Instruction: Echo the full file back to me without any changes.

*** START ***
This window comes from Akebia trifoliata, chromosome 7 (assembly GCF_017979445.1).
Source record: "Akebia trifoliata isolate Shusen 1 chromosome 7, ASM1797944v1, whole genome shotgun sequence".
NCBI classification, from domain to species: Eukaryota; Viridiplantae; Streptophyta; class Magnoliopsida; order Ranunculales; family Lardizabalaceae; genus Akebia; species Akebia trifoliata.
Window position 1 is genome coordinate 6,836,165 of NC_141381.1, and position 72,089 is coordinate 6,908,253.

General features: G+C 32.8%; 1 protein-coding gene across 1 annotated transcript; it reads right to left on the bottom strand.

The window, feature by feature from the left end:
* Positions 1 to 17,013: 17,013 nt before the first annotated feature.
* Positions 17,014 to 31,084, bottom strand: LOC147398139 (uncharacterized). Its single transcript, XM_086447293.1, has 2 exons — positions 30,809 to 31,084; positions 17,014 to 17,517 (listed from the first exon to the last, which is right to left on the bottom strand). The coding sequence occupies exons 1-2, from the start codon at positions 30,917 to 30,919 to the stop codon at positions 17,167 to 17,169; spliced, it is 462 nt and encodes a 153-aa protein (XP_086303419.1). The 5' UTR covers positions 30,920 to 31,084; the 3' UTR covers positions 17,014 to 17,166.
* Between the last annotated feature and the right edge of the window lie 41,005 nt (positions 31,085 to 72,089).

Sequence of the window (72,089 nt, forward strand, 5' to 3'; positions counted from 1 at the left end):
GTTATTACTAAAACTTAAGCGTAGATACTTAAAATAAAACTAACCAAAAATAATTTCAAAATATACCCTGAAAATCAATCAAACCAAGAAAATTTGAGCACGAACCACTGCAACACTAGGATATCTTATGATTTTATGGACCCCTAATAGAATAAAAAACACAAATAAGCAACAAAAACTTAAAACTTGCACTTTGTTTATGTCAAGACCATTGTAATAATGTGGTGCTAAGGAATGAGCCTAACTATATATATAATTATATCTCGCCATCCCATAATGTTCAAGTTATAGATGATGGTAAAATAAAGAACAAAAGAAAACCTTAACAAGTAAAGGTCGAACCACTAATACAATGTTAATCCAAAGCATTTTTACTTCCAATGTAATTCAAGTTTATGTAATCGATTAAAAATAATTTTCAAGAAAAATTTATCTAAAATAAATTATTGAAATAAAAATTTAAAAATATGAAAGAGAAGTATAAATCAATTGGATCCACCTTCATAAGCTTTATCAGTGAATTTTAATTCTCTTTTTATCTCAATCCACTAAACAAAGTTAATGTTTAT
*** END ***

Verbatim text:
This window comes from Akebia trifoliata, chromosome 7 (assembly GCF_017979445.1).
Source record: "Akebia trifoliata isolate Shusen 1 chromosome 7, ASM1797944v1, whole genome shotgun sequence".
NCBI classification, from domain to species: Eukaryota; Viridiplantae; Streptophyta; class Magnoliopsida; order Ranunculales; family Lardizabalaceae; genus Akebia; species Akebia trifoliata.
Window position 1 is genome coordinate 6,836,165 of NC_141381.1, and position 72,089 is coordinate 6,908,253.

General features: G+C 32.8%; 1 protein-coding gene across 1 annotated transcript; it reads right to left on the bottom strand.

The window, feature by feature from the left end:
* Positions 1 to 17,013: 17,013 nt before the first annotated feature.
* Positions 17,014 to 31,084, bottom strand: LOC147398139 (uncharacterized). Its single transcript, XM_086447293.1, has 2 exons — positions 30,809 to 31,084; positions 17,014 to 17,517 (listed from the first exon to the last, which is right to left on the bottom strand). The coding sequence occupies exons 1-2, from the start codon at positions 30,917 to 30,919 to the stop codon at positions 17,167 to 17,169; spliced, it is 462 nt and encodes a 153-aa protein (XP_086303419.1). The 5' UTR covers positions 30,920 to 31,084; the 3' UTR covers positions 17,014 to 17,166.
* Between the last annotated feature and the right edge of the window lie 41,005 nt (positions 31,085 to 72,089).

Sequence of the window (72,089 nt, forward strand, 5' to 3'; positions counted from 1 at the left end):
GTTATTACTAAAACTTAAGCGTAGATACTTAAAATAAAACTAACCAAAAATAATTTCAAAATATACCCTGAAAATCAATCAAACCAAGAAAATTTGAGCACGAACCACTGCAACACTAGGATATCTTATGATTTTATGGACCCCTAATAGAATAAAAAACACAAATAAGCAACAAAAACTTAAAACTTGCACTTTGTTTATGTCAAGACCATTGTAATAATGTGGTGCTAAGGAATGAGCCTAACTATATATATAATTATATCTCGCCATCCCATAATGTTCAAGTTATAGATGATGGTAAAATAAAGAACAAAAGAAAACCTTAACAAGTAAAGGTCGAACCACTAATACAATGTTAATCCAAAGCATTTTTACTTCCAATGTAATTCAAGTTTATGTAATCGATTAAAAATAATTTTCAAGAAAAATTTATCTAAAATAAATTATTGAAATAAAAATTTAAAAATATGAAAGAGAAGTATAAATCAATTGGATCCACCTTCATAAGCTTTATCAGTGAATTTTAATTCTCTTTTTATCTCAATCCACTAAACAAAGTTAATGTTTAT